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Phil Lynott at Winterland 1977 Photo: Chris Bradford

Allmusic’s Stephen Thomas Erlewine wrote:

“Teaming up with legendary producer Tony Visconti, Thin Lizzy managed to pull off a nifty trick of sounding leaner and tougher than they did on Johnny, yet they also had a broader sonic palette. Much of this is due, of course, to Visconti, who always had a flair for subtle dramatics that never called attention to themselves, and he puts this to use in dramatic effect here, to the extent that Lizzy sound stripped down to their bare bones, even when they have horns pushing them forward on “Dancing in the Moonlight” or when overdubbed vocals pile up on the title track. Of course, they were stripped down to a trio for most of this record: guitarist Brian Robertson (who’d injured his hand) had to sit out on most of the recording, but Scott Gorham’s double duty makes his absence unnoticeable. Plus, this is pure visceral rock & roll, the hardest and heaviest that Thin Lizzy ever made, living up to the promise of the title track. And, as always, a lot of this has to do with Phil Lynott’s writing, which is in top form whether he’s romanticizing “Soldiers of Fortune” or heading down the “Opium Trail.” It adds up to an album that rivals Jailbreak as their best studio album.”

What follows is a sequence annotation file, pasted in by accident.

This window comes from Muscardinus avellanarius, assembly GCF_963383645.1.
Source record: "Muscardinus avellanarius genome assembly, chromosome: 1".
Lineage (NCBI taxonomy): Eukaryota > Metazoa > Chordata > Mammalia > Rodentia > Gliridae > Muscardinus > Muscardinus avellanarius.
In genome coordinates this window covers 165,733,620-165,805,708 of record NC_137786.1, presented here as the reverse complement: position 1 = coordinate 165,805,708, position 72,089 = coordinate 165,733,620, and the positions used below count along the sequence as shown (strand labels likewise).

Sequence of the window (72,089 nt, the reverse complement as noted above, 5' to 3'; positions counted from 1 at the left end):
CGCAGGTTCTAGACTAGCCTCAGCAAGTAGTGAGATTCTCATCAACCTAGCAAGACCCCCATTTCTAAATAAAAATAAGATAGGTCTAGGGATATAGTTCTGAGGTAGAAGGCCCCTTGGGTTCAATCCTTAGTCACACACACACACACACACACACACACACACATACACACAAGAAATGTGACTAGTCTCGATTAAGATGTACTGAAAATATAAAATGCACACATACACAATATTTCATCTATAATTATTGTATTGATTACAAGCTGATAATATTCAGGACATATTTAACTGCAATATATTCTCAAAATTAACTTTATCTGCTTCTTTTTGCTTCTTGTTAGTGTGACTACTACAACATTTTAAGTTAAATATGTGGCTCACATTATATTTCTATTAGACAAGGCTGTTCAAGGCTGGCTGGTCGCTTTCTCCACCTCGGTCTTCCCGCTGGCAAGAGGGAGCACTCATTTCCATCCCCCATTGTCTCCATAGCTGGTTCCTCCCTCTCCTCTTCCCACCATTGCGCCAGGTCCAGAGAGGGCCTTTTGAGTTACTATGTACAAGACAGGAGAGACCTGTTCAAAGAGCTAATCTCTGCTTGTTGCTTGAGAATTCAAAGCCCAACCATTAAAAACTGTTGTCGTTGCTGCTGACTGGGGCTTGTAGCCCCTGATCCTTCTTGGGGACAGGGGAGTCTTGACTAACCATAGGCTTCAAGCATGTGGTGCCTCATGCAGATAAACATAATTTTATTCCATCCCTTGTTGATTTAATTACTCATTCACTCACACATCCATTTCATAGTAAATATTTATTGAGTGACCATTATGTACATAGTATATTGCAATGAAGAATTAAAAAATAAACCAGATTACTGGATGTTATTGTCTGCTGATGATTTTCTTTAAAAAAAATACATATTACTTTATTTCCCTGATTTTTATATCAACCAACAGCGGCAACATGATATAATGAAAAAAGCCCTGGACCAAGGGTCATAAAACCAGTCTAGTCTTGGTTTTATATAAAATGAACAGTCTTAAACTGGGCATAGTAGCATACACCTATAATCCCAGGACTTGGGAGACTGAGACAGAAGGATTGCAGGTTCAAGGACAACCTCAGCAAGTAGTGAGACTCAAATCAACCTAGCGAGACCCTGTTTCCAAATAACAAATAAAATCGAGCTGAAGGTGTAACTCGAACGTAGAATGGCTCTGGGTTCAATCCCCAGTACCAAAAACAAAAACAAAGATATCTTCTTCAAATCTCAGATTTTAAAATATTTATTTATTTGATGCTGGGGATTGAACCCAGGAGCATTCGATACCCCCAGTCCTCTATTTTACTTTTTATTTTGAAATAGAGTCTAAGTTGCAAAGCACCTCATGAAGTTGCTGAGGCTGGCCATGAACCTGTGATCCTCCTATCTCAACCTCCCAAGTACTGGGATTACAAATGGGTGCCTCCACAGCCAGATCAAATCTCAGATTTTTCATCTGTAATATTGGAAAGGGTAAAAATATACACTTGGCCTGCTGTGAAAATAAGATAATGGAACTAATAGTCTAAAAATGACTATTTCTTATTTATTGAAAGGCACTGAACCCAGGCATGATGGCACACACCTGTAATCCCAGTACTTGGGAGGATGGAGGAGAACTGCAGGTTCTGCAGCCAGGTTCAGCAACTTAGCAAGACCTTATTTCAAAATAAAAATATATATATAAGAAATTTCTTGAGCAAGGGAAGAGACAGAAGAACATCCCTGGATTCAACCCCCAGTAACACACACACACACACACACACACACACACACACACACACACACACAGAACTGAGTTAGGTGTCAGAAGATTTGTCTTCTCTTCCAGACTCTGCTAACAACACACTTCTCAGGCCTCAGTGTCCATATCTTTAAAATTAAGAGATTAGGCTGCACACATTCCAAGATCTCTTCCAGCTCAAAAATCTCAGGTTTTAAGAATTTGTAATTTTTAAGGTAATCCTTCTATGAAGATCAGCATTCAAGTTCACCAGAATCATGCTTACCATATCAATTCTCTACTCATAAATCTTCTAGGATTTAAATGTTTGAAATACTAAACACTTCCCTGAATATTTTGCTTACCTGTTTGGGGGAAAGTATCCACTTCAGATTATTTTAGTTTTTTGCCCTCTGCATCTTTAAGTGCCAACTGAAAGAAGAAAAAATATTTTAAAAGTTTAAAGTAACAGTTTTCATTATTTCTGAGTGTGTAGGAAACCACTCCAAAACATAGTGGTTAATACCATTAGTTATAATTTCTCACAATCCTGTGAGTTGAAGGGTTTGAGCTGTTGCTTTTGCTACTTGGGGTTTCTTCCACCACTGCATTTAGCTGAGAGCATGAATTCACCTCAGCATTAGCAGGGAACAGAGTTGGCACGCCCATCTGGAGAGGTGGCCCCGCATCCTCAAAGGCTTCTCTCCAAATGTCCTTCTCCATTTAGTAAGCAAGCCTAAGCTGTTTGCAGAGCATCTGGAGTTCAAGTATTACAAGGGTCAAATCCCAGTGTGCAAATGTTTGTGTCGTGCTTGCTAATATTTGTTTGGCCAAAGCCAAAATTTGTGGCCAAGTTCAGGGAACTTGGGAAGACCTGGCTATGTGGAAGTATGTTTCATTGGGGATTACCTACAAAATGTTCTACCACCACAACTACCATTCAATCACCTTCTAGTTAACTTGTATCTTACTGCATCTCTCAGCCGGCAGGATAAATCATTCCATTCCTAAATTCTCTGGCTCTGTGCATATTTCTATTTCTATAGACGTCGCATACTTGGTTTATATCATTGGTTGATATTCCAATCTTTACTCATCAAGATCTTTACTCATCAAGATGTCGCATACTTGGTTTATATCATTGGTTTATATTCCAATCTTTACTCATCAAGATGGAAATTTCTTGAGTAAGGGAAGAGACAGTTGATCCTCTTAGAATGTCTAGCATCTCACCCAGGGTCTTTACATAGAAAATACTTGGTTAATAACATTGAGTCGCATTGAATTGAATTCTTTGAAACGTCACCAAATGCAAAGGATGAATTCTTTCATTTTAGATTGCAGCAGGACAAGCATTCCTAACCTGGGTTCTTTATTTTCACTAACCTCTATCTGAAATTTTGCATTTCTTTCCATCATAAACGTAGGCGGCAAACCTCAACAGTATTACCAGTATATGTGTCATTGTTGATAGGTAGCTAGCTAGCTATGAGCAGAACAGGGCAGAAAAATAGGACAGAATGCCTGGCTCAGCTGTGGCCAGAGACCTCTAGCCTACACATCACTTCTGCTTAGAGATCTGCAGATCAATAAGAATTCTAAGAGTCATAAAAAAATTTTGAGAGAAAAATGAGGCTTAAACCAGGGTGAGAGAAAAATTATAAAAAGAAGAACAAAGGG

My three favorite Lizzy albums are:

1. Bad Reputation
2. Johnny The Fox
3. Jailbreak

It is strange to listen to these albums now, they are so mellow and soulful. We regarded them as hard rock records in the late 70s, but now I will describe them as Hard-rock/soul albums. And how great is Phil Lynott’s singing, he’s a great soul singer!

Dancing In The Moonlight (Live and Dangerous, DVD):

Continue reading September 2: Bad Reputation by Thin Lizzy was released in 1977